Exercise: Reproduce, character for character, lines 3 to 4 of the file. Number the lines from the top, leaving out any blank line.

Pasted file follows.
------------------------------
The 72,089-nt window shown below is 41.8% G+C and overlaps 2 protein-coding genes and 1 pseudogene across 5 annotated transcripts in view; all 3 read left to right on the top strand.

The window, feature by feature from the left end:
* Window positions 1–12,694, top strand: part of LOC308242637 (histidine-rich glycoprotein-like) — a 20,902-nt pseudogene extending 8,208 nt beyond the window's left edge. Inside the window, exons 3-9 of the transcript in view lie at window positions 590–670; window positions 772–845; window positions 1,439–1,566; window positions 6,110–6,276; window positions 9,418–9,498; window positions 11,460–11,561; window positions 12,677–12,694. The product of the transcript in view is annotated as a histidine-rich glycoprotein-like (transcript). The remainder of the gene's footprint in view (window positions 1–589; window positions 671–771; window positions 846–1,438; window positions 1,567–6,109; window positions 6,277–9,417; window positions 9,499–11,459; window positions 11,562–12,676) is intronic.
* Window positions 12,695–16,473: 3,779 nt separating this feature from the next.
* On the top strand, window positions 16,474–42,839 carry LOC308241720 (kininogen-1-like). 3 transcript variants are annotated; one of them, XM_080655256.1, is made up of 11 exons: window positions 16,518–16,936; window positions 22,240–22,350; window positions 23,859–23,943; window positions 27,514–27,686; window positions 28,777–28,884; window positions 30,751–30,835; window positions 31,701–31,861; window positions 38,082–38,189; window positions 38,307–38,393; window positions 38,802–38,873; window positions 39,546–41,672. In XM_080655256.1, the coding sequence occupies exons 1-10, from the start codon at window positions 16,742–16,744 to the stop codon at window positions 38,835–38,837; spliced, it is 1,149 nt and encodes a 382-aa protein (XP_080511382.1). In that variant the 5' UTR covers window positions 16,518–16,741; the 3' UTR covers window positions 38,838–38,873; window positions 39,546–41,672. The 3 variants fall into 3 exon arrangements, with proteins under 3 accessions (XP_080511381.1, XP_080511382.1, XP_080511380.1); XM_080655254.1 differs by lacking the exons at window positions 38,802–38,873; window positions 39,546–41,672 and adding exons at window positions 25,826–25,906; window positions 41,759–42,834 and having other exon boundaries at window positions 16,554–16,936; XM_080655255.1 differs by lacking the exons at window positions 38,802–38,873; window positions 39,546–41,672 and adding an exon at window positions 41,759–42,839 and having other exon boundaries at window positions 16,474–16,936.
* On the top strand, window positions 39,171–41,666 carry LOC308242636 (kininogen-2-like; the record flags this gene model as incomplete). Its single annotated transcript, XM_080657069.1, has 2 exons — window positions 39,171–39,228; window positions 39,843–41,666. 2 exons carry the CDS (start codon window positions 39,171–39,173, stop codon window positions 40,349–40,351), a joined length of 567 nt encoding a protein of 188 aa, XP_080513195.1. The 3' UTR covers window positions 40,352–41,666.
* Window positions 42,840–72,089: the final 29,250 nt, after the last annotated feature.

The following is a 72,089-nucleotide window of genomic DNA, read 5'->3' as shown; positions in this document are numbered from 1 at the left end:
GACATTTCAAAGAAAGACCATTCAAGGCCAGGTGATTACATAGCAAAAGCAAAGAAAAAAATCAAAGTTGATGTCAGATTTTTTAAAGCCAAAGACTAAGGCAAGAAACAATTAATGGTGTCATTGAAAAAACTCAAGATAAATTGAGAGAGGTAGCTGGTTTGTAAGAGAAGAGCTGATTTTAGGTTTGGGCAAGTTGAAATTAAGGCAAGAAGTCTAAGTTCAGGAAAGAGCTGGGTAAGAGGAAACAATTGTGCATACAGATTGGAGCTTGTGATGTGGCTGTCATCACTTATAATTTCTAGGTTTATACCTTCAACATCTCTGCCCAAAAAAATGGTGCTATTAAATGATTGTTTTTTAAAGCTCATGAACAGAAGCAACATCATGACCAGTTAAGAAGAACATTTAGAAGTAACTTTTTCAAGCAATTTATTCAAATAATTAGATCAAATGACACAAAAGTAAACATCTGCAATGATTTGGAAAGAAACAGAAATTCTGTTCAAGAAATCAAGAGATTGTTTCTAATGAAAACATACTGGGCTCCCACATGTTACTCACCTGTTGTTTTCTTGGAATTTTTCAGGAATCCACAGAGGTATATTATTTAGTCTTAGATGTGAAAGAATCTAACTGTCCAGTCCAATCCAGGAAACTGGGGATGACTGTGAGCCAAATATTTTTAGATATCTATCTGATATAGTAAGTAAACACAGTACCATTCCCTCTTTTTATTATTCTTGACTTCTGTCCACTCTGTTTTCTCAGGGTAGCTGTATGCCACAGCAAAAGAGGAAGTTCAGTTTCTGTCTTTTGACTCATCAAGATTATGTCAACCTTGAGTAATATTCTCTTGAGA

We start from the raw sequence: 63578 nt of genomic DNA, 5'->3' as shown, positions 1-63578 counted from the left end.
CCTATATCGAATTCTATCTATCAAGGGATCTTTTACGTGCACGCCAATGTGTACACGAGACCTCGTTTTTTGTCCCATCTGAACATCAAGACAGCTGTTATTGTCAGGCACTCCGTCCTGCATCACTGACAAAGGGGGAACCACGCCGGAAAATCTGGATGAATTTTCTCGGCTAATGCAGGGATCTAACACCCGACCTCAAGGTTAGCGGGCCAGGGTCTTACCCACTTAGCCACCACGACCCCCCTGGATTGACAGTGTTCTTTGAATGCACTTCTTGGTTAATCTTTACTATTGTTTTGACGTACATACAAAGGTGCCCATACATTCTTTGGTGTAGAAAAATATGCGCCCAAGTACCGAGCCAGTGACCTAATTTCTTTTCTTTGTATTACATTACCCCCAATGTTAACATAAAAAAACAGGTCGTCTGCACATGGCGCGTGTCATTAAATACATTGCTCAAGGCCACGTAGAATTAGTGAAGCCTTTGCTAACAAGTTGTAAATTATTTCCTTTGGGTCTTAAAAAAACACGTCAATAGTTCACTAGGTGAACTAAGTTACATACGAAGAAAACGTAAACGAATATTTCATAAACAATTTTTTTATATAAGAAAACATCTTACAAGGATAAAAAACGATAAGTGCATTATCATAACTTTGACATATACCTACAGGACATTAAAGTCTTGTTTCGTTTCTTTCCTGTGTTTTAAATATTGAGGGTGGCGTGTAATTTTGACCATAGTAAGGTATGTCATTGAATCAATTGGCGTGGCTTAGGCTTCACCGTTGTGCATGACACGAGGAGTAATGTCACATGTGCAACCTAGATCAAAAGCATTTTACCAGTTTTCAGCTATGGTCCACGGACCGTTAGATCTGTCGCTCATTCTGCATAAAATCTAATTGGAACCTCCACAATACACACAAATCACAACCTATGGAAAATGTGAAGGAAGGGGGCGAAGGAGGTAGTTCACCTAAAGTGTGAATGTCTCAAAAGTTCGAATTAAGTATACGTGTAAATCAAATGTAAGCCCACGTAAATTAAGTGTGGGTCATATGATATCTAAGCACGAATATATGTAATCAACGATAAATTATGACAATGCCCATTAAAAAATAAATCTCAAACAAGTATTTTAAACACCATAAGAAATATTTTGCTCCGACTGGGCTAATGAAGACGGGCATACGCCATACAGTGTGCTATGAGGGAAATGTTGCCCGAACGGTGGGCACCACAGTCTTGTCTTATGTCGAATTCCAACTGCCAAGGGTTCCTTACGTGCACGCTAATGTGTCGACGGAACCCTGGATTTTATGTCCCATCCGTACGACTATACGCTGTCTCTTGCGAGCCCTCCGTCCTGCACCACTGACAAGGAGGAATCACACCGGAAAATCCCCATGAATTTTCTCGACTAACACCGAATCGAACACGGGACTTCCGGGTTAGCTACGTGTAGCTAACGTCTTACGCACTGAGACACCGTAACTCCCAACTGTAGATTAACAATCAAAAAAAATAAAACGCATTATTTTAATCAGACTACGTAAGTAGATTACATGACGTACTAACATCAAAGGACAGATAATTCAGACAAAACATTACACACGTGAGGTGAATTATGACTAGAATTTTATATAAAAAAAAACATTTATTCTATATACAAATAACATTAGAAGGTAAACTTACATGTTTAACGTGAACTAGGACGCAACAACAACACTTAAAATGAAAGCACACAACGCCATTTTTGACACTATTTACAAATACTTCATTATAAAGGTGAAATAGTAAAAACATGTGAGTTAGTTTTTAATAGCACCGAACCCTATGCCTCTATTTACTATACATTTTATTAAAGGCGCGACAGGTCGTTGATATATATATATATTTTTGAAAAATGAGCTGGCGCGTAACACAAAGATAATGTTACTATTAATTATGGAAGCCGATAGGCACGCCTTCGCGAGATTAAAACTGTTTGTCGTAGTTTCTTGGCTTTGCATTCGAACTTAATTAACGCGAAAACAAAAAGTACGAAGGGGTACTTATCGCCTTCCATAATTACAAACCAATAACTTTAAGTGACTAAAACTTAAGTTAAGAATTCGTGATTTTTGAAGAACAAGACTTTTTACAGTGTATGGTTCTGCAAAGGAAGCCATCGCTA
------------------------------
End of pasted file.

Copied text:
* Window positions 1–12,694, top strand: part of LOC308242637 (histidine-rich glycoprotein-like) — a 20,902-nt pseudogene extending 8,208 nt beyond the window's left edge. Inside the window, exons 3-9 of the transcript in view lie at window positions 590–670; window positions 772–845; window positions 1,439–1,566; window positions 6,110–6,276; window positions 9,418–9,498; window positions 11,460–11,561; window positions 12,677–12,694. The product of the transcript in view is annotated as a histidine-rich glycoprotein-like (transcript). The remainder of the gene's footprint in view (window positions 1–589; window positions 671–771; window positions 846–1,438; window positions 1,567–6,109; window positions 6,277–9,417; window positions 9,499–11,459; window positions 11,562–12,676) is intronic.
* Window positions 12,695–16,473: 3,779 nt separating this feature from the next.